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Hosta nigrescens
aka Kuro Gibōshi (Black hosta with tall stature)
 

This slow growing species is noted for its giant size (30 inches high by 66 inches high), vase shaped mounds of cupped blue-green foliage. The leaves are broadly ovate shaped, moderately corrugated and have thick substance. It has very tall (about 6 feet high) flower scapes with pale lavender blooms from late July into mid-August followed by some viable seeds.

According to The Hostapedia by Mark Zilis (2009), "It has proven to be an outstanding, "impact" plant in the shade gardens throughout the U.S. H. nigrescens makes an excellent background plant and can be a magnificent focal point of an island bed."

The New Encyclopedia of Hostas by Diana Grenfell (2009) states: "Moderate growth rate...Small hostas and other ground-covering plants can be grown at its feet...Shoots emerge darkly colored, almost black. Scapes tower above the foliage mound."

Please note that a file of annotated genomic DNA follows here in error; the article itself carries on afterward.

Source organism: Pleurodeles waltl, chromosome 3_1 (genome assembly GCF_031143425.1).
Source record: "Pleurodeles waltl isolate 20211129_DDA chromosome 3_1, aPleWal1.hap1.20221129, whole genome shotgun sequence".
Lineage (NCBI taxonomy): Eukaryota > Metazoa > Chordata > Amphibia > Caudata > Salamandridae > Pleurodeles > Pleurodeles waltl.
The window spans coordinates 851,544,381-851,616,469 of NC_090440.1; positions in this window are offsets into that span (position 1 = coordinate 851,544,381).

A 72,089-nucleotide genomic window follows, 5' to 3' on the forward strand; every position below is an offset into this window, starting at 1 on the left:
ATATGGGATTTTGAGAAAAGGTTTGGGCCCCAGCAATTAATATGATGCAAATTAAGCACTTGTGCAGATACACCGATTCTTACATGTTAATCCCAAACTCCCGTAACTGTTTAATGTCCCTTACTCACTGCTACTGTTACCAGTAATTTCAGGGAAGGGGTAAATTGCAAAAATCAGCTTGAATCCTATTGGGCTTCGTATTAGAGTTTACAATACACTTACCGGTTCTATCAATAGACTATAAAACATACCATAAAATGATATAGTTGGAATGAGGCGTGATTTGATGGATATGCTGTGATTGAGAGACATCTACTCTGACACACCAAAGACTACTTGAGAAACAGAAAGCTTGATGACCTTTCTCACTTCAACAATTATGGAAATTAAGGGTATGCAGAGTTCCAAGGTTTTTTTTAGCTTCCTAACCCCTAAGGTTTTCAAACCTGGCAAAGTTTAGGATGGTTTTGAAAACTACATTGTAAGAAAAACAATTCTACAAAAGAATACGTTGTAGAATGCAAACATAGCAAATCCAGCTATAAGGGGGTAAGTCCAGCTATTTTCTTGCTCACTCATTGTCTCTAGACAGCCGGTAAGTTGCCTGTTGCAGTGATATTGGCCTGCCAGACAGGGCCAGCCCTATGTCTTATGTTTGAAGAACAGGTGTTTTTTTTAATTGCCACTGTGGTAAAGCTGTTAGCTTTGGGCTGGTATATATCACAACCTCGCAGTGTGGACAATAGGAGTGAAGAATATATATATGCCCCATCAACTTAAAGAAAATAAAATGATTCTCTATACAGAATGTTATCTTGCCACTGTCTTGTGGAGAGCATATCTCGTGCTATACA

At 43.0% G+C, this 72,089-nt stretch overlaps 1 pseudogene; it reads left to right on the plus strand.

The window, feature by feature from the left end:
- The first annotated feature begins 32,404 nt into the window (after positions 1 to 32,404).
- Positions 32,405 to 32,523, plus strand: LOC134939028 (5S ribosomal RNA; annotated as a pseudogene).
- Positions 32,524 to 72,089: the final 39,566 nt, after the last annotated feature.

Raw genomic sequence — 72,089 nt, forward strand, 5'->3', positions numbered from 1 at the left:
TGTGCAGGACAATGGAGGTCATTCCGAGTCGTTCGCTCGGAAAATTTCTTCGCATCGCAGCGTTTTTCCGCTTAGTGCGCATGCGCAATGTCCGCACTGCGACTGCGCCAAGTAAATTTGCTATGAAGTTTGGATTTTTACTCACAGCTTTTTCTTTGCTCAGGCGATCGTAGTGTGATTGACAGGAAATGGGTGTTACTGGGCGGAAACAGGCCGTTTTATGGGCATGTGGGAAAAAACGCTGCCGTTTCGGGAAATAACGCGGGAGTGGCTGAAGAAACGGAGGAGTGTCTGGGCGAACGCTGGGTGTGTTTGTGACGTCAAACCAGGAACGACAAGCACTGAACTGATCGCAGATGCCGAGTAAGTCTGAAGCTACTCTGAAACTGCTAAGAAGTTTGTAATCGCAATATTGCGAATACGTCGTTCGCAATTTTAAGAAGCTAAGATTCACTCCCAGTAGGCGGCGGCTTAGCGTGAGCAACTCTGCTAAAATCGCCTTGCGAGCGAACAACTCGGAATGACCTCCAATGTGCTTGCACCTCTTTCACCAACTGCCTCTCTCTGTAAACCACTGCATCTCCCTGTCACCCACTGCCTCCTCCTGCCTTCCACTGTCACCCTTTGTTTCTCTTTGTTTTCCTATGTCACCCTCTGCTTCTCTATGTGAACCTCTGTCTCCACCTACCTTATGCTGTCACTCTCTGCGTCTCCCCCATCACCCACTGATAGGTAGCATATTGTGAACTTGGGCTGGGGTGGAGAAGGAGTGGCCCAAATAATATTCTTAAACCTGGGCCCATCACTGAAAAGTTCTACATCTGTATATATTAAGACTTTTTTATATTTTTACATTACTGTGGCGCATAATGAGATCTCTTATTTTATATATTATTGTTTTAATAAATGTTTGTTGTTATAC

W. George Schmid in his Hosta Species Update on The Hosta Library (2007) says, "H. nigrescens...and H. ‘Tenryu’ are morphologically the same. There are slight differences in the flower color, H. ‘Tenryu’ has white flowers shading to a very light mauve with barely darker stripes, while H. nigrescens has almost white flowers. The anthers of both are bi-color purple. In this Species Update they are considered the same.

"H.nigrescens was obtained in Japan by the late Gus Krossa, who imported many hostas from Japan and Europe obtaining them from academic sources and collectors the world over. His connections to Osaka University brought a number of wild taxa into the United States. He numbered H. nigrescens as B-5 and it appeared in Summers (1972) as Summers No. 111; 1967."
 

1 37.0 1991 #37


 
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